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I'm supposed to analyse the effect of a governmental health care program on mortality (due to cancer ,cardiovascular disease or any other cause of death). Health care program started in 1975 and is still going on. Citizens are invited regularly (every 2 years) to use this health care program. To evaluate the effect of this intervention we've repeatedly (1986, 1991 and 1998) chosen a randomly selected sample of 2400 citizens. I know that I'm dealing with a competing risks problem but I'm not sure about how to deal with repeated measurements as the research question is "does the health care program have an effect on mortality ?". I've compared the group of people who used the health care program at least once with the ones who never used it but in that way overestimated the effect as we have to assume that people using the program have in general a healthier lifestyle (and therefore lower mortality) as the ones not using health care. Another problem is left-censoring: the program started in 1975 but the first records are from 1985.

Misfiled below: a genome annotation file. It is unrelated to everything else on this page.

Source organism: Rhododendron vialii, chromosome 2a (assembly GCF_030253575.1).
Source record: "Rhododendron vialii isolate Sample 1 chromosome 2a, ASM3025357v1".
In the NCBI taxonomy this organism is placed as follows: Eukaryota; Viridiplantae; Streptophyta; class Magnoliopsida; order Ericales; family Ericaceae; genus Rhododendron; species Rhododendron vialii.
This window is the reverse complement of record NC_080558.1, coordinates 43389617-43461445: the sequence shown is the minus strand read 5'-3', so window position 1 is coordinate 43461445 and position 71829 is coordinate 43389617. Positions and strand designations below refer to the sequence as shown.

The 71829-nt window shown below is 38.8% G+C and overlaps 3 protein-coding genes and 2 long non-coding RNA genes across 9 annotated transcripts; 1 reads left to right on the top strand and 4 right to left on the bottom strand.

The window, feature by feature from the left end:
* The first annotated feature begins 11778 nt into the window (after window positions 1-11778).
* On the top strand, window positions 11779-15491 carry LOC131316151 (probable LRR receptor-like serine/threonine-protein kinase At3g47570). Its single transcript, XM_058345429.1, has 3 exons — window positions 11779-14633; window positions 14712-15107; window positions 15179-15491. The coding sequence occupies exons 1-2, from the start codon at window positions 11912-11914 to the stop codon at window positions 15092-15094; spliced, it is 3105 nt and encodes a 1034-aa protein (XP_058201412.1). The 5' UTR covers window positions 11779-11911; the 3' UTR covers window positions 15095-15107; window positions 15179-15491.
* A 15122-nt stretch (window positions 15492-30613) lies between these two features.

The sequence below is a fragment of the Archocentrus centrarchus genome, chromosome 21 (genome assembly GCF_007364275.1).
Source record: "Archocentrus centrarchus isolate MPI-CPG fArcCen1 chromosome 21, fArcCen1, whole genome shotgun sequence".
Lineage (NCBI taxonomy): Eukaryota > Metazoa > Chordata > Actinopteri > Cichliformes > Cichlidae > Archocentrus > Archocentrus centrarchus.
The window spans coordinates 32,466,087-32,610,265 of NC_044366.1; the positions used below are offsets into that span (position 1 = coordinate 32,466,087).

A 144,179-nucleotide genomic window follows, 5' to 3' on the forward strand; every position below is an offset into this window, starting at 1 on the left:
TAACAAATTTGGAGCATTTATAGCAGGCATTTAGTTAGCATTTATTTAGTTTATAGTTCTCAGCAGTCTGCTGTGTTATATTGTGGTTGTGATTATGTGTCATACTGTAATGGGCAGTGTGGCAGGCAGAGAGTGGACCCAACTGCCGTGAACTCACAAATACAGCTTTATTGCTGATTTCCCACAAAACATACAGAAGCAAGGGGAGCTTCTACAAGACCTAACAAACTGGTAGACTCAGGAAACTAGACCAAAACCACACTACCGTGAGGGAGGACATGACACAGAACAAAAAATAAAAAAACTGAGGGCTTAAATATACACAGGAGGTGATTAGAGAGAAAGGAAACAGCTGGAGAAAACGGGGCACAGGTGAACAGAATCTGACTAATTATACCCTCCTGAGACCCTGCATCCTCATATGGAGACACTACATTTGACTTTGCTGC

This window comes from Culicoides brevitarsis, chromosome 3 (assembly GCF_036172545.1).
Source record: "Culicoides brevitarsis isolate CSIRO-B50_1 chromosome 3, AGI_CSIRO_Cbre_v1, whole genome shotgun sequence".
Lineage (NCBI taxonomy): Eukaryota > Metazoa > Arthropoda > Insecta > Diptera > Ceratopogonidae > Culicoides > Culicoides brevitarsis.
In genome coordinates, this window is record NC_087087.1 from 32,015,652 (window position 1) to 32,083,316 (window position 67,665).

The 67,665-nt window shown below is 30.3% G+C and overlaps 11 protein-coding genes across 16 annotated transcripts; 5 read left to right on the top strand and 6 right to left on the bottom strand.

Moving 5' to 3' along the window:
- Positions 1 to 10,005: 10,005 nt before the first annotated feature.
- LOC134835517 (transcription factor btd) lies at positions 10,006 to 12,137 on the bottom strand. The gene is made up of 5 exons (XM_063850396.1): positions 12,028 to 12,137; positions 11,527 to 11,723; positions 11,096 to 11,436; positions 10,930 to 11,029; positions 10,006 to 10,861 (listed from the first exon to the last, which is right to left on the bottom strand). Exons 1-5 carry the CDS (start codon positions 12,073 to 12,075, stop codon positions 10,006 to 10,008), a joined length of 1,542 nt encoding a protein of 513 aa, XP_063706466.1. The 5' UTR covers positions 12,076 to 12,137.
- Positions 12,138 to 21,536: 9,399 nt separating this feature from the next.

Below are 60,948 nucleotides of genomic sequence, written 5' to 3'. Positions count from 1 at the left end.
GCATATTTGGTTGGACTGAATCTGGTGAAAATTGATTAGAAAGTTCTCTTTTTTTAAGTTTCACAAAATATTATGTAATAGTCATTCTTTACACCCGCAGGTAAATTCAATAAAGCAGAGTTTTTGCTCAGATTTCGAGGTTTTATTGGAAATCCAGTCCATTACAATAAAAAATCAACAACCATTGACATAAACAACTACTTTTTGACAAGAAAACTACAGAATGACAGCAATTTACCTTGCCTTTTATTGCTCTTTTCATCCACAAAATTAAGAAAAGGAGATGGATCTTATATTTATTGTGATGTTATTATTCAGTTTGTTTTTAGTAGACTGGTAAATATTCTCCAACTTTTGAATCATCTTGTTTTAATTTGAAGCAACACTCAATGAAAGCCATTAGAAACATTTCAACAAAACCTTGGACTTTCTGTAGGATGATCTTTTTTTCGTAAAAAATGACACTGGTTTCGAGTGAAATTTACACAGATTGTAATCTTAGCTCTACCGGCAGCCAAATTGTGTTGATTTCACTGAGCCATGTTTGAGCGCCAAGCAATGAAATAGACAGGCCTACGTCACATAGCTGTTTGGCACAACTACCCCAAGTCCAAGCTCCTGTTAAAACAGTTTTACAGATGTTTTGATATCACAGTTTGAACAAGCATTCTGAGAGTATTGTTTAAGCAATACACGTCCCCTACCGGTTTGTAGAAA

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  • $\begingroup$ What do you mean when you say that people are invited to use the program every 2 years? Does that mean that every 2 years they go for a check-up? Or does it mean that the program itself lasts 2 years and then the participants have the choice to continue for another __ years and then stop whenever they want? $\endgroup$ – rocinante Jan 4 '14 at 2:10
  • $\begingroup$ Sorry for theat. I had better written 'reinvited'. It means that every 2 years they go for a check-up. Thanks for asking $\endgroup$ – user36841 Jan 4 '14 at 8:43

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